The pianist McCoy Tyner, whose albums over the last 30 years have proven he is comfortable in nearly any setting, went the all-star route for his first show at Disney Concert Hall. The first set was indeed that – superior musicians displaying incomparable improvisational skills yet never communicating as a whole – while the second set brought on an element of cohesion and adventure that nicely encapsulated Tyner’s career since he was a member of John Coltrane’s breakthrough quartet in the 1960s.
For the second half – five songs over the course of an hour – versatility was fiercely on display alongside viruoisty. On his tune “Angelina,” which he recorded on his last Telarc disc, released in 2004, Tyner used his trademark rough ‘n’ tumble chording technique to bully his way through the melody with a bulked up assist from drummer Lewis Nash. On the second tune, which centered on a four-note vamp, he found a soulmate in bassist Dave Holland as the two took small journeys away from the base camp; on a simple blues, saxophonist Joe Lovano played it simple and clean, ensuring that the tune’s intent of loneliness was communicated as a whole with the sax providing a pointed wail.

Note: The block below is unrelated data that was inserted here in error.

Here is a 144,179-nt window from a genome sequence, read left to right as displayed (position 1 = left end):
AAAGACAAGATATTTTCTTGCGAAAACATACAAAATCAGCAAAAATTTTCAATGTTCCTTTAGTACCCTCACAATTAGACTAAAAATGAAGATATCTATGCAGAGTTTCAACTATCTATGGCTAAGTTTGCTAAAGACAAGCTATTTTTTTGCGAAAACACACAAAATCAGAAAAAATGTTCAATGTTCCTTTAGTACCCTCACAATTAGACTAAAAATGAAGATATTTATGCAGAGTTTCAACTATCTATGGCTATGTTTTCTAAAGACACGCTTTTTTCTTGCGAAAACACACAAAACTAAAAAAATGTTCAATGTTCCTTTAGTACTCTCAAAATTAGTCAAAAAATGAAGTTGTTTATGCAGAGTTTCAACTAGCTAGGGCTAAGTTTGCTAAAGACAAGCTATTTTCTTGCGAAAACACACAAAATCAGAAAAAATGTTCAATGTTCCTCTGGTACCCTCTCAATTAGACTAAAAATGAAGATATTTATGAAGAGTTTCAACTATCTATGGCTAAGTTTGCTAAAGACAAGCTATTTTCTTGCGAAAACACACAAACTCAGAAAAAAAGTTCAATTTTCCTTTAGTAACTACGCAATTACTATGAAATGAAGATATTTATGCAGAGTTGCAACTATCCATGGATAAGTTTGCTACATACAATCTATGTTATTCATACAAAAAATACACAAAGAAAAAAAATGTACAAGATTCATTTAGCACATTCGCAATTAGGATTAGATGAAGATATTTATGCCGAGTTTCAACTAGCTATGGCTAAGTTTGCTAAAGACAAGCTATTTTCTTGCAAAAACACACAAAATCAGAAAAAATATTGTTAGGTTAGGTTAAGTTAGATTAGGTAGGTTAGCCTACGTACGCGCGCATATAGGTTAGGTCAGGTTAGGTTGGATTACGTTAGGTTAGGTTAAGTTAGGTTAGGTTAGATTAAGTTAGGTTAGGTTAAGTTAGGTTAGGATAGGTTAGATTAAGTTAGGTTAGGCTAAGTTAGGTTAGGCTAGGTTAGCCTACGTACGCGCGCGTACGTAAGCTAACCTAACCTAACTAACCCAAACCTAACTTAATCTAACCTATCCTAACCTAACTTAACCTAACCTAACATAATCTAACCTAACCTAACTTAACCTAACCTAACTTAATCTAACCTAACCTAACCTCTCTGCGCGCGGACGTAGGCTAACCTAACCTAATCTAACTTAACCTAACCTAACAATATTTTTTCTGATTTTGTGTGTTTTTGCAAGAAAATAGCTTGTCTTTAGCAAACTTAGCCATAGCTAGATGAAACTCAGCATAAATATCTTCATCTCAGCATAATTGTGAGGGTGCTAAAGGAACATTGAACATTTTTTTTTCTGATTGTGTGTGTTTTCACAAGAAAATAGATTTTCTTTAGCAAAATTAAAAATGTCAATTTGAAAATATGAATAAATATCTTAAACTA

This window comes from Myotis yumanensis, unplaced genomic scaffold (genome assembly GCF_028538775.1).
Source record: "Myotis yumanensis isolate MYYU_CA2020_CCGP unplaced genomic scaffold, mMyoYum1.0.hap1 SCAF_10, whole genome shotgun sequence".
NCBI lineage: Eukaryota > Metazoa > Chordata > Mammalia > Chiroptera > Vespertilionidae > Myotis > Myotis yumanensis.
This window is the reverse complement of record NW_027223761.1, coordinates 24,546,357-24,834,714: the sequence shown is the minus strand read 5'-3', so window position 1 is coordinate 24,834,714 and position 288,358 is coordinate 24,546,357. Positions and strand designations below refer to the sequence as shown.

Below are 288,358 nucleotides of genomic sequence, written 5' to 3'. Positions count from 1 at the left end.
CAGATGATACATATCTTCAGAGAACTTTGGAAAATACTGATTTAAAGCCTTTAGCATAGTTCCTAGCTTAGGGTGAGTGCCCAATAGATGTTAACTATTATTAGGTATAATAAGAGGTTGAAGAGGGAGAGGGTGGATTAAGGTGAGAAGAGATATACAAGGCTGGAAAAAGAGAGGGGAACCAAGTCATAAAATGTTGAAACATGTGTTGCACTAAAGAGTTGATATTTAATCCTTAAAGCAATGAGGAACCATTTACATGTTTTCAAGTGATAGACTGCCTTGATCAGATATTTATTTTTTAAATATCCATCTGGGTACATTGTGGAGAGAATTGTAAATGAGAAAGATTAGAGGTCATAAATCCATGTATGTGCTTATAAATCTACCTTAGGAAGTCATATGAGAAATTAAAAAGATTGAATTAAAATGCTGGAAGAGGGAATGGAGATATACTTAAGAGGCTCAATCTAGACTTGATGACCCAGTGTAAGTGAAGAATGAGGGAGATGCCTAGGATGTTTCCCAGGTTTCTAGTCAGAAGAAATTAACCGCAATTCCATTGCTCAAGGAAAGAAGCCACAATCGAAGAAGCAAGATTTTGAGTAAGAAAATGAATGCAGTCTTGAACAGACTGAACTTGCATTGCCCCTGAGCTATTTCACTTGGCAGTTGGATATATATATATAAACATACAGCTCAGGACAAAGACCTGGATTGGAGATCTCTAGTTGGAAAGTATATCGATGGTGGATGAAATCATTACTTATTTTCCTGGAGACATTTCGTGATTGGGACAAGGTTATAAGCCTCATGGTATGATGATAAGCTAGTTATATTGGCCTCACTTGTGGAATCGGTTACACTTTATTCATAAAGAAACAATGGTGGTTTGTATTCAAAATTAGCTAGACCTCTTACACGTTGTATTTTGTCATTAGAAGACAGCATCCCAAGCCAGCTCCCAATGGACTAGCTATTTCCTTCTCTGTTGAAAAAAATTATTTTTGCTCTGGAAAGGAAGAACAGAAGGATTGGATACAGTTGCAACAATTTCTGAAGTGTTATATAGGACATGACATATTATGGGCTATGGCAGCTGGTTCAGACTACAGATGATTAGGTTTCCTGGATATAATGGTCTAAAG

Tyner, 68, as he has been doing for decades, left room for a single solo piano romp that provided a sweet aural break in the action. He followed it with a trio take on one of Coltrane’s best-known numbers, “Moment’s Notice,” and by omitting the sax, he nicely placed the tune on a piano-trio pedestal.
First 40-minute set was flawless without being compelling. First two or three tunes had audio problems – Lovano’s sound was overly echoey and Holland was inaudible except during his solos — but the overall perf was soulless. Holland, who never fails to impress, delivered the most dazzling and compelling solos of the night – one of which was dominated by rich strings of chiming harmonics – and Nash’s timekeeping abilities and cymbal playing were consistently outstanding.